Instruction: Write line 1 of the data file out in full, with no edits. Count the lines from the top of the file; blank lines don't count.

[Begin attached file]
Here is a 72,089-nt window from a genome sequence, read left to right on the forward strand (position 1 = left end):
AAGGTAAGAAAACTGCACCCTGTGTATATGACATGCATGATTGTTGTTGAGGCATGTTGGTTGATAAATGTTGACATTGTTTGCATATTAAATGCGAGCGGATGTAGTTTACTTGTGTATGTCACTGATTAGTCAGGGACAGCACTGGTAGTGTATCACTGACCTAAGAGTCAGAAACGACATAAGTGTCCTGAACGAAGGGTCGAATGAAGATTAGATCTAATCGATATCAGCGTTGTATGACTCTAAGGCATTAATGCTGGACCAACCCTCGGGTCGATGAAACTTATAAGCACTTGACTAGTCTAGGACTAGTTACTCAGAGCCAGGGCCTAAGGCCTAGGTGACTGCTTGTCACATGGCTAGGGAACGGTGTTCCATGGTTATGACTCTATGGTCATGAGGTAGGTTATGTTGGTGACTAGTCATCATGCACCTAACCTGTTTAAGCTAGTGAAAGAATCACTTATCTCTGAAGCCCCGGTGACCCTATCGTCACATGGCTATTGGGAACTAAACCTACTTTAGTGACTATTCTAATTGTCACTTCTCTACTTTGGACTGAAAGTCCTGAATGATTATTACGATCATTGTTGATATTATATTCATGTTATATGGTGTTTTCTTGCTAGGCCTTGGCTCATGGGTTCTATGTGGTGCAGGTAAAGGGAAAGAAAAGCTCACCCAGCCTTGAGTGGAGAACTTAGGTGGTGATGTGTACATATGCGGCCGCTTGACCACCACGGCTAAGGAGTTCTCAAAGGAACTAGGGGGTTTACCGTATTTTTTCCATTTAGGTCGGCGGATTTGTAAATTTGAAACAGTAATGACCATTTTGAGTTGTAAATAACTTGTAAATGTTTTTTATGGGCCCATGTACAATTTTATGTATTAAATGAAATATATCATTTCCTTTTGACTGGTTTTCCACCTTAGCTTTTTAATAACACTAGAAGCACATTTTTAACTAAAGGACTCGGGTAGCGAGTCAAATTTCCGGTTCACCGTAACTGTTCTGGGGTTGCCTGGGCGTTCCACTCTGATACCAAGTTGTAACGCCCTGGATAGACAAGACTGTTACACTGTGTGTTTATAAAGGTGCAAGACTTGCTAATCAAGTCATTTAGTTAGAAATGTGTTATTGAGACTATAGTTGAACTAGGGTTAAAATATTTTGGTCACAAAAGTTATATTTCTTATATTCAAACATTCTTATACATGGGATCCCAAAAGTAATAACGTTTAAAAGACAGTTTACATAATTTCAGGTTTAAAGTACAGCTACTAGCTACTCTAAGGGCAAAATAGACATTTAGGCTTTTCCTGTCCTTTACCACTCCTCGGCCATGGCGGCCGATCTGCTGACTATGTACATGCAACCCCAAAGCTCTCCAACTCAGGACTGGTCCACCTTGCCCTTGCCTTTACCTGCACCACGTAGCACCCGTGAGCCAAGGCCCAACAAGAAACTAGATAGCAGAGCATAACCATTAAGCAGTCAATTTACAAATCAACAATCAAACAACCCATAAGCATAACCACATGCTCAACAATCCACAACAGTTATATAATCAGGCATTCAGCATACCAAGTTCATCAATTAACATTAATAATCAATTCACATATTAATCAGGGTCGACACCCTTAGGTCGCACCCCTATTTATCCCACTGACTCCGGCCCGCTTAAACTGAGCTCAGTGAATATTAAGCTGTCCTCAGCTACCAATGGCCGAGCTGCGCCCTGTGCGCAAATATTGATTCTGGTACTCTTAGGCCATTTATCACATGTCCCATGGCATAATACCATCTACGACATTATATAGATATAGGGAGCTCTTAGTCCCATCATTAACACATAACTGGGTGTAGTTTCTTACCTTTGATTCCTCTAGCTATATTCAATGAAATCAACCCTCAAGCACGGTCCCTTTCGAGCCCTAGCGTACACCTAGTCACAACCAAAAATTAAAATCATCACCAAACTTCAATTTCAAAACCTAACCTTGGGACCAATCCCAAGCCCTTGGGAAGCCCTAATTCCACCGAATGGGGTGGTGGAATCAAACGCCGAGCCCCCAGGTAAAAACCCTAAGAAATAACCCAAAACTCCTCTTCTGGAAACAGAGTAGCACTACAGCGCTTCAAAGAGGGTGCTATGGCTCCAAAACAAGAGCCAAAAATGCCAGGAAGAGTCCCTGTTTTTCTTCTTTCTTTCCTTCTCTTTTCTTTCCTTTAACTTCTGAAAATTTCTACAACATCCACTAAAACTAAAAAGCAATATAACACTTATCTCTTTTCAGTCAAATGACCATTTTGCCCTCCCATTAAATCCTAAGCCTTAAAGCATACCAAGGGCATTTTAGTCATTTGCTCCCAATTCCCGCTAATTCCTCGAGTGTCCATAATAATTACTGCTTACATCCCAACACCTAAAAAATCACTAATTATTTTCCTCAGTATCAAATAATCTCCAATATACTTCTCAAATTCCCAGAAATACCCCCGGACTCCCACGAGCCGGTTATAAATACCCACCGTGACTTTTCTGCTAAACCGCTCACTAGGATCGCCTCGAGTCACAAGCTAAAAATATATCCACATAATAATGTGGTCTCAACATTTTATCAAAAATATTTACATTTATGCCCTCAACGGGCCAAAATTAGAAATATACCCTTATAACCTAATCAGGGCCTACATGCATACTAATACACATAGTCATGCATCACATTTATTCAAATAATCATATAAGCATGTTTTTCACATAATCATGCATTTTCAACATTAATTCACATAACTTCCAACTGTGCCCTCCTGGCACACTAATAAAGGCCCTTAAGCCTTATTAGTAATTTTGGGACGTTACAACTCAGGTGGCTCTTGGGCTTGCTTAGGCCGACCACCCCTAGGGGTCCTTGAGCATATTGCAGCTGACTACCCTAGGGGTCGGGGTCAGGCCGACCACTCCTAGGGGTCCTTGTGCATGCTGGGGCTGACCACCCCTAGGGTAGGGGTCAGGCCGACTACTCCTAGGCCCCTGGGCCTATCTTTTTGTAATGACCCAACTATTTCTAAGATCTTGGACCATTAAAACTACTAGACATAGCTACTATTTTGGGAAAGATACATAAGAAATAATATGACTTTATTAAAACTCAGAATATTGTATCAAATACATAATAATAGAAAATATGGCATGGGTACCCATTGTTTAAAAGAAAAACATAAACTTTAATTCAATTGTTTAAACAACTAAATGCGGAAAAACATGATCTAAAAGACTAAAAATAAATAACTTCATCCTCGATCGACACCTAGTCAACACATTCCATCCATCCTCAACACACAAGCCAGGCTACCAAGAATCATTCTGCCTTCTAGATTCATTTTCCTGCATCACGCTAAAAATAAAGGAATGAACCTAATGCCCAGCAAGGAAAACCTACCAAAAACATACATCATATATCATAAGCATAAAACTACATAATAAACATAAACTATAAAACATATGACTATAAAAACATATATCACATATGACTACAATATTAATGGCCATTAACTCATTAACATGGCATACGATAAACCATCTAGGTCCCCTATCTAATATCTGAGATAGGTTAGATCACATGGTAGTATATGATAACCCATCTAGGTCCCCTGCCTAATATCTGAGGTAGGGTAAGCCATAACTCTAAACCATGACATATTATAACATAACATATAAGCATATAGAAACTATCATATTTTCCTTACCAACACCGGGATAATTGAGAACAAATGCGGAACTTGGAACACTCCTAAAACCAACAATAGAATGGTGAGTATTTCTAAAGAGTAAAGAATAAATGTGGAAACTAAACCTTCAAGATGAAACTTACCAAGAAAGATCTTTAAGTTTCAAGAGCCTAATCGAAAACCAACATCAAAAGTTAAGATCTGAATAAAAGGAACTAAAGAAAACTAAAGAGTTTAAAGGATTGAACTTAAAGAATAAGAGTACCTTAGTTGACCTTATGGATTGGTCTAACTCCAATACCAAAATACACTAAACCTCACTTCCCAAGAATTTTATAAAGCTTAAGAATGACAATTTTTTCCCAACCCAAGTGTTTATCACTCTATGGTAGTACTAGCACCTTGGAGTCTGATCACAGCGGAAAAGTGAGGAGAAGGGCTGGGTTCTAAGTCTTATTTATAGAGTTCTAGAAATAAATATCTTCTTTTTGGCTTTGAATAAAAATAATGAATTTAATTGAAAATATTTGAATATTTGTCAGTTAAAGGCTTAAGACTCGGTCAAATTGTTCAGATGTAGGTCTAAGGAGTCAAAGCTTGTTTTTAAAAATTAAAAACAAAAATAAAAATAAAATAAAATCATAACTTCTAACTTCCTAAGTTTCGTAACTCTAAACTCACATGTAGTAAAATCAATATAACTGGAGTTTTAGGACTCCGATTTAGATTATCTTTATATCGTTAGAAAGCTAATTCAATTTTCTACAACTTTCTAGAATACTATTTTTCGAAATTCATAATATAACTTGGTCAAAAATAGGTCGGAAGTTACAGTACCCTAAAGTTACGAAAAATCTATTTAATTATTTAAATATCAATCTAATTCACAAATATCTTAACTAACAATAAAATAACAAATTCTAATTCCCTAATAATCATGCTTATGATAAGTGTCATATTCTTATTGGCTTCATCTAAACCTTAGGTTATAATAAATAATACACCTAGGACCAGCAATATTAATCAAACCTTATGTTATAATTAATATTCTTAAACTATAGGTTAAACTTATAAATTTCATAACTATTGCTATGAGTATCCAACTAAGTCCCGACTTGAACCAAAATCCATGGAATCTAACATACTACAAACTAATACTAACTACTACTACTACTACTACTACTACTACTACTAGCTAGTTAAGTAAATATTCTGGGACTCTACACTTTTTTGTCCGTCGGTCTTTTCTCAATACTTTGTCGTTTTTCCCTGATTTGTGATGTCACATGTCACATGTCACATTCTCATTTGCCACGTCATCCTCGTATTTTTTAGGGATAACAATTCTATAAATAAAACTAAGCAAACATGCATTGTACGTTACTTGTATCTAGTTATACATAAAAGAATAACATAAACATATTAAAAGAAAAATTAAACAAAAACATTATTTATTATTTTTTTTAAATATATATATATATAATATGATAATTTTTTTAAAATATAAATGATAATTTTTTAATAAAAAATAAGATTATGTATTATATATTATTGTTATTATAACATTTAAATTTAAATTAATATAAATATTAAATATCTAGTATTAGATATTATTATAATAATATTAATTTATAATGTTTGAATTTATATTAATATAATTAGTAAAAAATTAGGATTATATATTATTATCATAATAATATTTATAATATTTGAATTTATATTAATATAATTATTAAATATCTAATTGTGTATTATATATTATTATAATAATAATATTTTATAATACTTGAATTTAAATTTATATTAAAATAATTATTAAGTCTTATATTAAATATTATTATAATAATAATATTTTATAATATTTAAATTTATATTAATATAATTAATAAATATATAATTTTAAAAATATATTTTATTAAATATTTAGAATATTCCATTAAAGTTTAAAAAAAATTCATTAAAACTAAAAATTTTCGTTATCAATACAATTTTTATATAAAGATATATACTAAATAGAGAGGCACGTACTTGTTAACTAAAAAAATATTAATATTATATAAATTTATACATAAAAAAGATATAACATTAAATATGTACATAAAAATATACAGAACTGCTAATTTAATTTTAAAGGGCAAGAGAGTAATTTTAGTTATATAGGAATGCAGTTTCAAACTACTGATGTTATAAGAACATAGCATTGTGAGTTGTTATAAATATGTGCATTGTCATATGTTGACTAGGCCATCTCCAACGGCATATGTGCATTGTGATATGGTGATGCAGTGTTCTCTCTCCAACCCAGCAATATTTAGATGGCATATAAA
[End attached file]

Here is a 72,089-nt window from a genome sequence, read left to right on the forward strand (position 1 = left end):